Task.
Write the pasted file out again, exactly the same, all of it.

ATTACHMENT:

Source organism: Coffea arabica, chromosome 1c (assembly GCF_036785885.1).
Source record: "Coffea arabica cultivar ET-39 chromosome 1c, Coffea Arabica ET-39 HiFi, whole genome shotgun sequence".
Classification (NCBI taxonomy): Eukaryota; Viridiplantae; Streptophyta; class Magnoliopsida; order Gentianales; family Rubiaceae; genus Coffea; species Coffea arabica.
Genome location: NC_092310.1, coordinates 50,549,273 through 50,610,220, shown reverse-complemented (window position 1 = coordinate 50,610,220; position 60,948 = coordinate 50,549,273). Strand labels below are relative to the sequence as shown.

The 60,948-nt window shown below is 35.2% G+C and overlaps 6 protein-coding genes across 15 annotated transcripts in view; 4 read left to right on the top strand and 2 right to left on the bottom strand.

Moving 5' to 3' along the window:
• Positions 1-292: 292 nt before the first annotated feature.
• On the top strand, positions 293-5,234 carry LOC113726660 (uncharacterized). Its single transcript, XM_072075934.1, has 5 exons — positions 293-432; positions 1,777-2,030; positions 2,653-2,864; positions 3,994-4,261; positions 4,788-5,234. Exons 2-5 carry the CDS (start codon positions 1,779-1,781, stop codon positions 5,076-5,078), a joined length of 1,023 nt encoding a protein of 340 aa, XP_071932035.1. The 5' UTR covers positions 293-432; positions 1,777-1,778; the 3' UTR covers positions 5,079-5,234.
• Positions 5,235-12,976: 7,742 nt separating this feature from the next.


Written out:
Source organism: Coffea arabica, chromosome 1c (assembly GCF_036785885.1).
Source record: "Coffea arabica cultivar ET-39 chromosome 1c, Coffea Arabica ET-39 HiFi, whole genome shotgun sequence".
Classification (NCBI taxonomy): Eukaryota; Viridiplantae; Streptophyta; class Magnoliopsida; order Gentianales; family Rubiaceae; genus Coffea; species Coffea arabica.
Genome location: NC_092310.1, coordinates 50,549,273 through 50,610,220, shown reverse-complemented (window position 1 = coordinate 50,610,220; position 60,948 = coordinate 50,549,273). Strand labels below are relative to the sequence as shown.

The 60,948-nt window shown below is 35.2% G+C and overlaps 6 protein-coding genes across 15 annotated transcripts in view; 4 read left to right on the top strand and 2 right to left on the bottom strand.

Moving 5' to 3' along the window:
• Positions 1-292: 292 nt before the first annotated feature.
• On the top strand, positions 293-5,234 carry LOC113726660 (uncharacterized). Its single transcript, XM_072075934.1, has 5 exons — positions 293-432; positions 1,777-2,030; positions 2,653-2,864; positions 3,994-4,261; positions 4,788-5,234. Exons 2-5 carry the CDS (start codon positions 1,779-1,781, stop codon positions 5,076-5,078), a joined length of 1,023 nt encoding a protein of 340 aa, XP_071932035.1. The 5' UTR covers positions 293-432; positions 1,777-1,778; the 3' UTR covers positions 5,079-5,234.
• Positions 5,235-12,976: 7,742 nt separating this feature from the next.